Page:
The numbers are stunning. You would think with an all-time talent at wide receiver at your disposal, your offense would put up big numbers, but Beckham’s offenses have struggled since 2016, and it is not completely on the quarterback.

At the end of his rookie season, Mayfield finished with 27 touchdown passes compared to 14 interceptions in 14 games played, earning Rookie of the Year honors by Pro Football Writers of America. In his sophomore season with Beckham as his No. 1 target, Mayfield finished with 22 touchdowns and 21 interceptions in 16 games, and a lot of analysis in the media labeled him a bust

Through two games this season, Mayfield has three touchdowns and two interceptions, including a two touchdown, one interception night in Week 2 against the Bengals on Thursday Night Football. Mayfield’s passer rating in the Bengal game was 110.6 compared to 65.0 in the opener against Baltimore.

So, what was the difference between the two games? Beckham’s targets.

In the Baltimore game Week 1, Beckham was targeted 10 times, catching only three balls for 22 yards. In the Cincinnati game Week 2, Beckham was targeted six times, catching four balls for 74 yards, including a 43-yard strike from Mayfield for a touchdown. If you take away the 43-yard score, Beckham was targeted nine times, catching only three passes for 31 yards.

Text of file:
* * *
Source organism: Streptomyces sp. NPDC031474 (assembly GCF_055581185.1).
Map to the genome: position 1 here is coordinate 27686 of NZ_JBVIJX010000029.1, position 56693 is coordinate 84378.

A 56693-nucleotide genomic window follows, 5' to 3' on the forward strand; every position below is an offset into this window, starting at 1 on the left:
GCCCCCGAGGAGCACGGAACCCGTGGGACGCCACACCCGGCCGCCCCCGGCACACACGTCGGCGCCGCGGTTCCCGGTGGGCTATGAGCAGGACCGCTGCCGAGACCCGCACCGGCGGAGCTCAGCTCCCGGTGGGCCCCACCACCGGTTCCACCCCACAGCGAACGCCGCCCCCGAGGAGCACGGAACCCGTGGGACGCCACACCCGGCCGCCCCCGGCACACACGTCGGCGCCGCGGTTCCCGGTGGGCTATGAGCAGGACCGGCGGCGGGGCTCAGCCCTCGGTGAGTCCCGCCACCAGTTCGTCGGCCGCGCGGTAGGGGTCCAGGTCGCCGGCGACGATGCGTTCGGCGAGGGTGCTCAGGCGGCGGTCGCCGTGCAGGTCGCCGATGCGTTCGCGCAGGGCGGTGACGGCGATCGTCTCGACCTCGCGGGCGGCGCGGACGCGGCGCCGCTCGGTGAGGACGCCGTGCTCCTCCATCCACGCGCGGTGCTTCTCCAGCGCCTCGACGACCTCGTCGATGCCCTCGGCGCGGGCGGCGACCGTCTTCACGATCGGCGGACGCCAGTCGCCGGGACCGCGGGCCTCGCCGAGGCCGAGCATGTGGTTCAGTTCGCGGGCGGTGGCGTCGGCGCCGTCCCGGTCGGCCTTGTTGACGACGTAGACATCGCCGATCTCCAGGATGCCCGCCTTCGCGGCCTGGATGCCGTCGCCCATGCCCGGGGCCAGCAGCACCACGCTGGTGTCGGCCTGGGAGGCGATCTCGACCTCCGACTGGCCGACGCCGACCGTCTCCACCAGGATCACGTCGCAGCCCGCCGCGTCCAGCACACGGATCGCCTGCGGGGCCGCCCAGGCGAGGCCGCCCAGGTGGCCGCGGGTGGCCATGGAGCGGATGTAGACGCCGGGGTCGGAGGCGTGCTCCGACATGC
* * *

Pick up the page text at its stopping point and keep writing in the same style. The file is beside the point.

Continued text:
The fact is Beckham’s production is not enough to warrant his big contract. In the next couple of seasons, the Browns are going to need to lock up Denzel Ward, No. 4 overall pick in the 2018 NFL Draft, and potentially Mayfield to long-term deals, and the money just isn’t going to be there if Beckham is still on the team, assuming the salary cap goes down to due COVID-19. The easiest solution for new Browns General Manager Andrew Berry is to trade Beckham and let Mayfield distribute the ball to his other playmakers like he did in 2018.

Browns fans: I know it’s tough to hear, but the reality is Beckham’s time in Cleveland may be nearing an end, but trust me, it will be for the betterment of the team moving forward. Sometimes, a great talent doesn’t equal production, and that’s what has happened with Beckham in Cleveland.

It looks like Dorsey’s trade was a miss. Now, can Berry right Dorsey’s wrong?

Brandon Lewis is a columnist. Email him at [email protected].


Hi, I’m Lauren Sasala, a senior journalism student from Toledo. I’m also the editor in chief of The Kent Stater and KentWired this semester. My staff and I are committed to bringing you the most important news about Kent State and the Kent community. We are full-time students and hard-working journalists. While we get support from the student media fee and earned revenue such as advertising, both of those continue to decline. Your generous gift of any amount will help enhance our student experience as we grow into working professionals. Please go here to donate.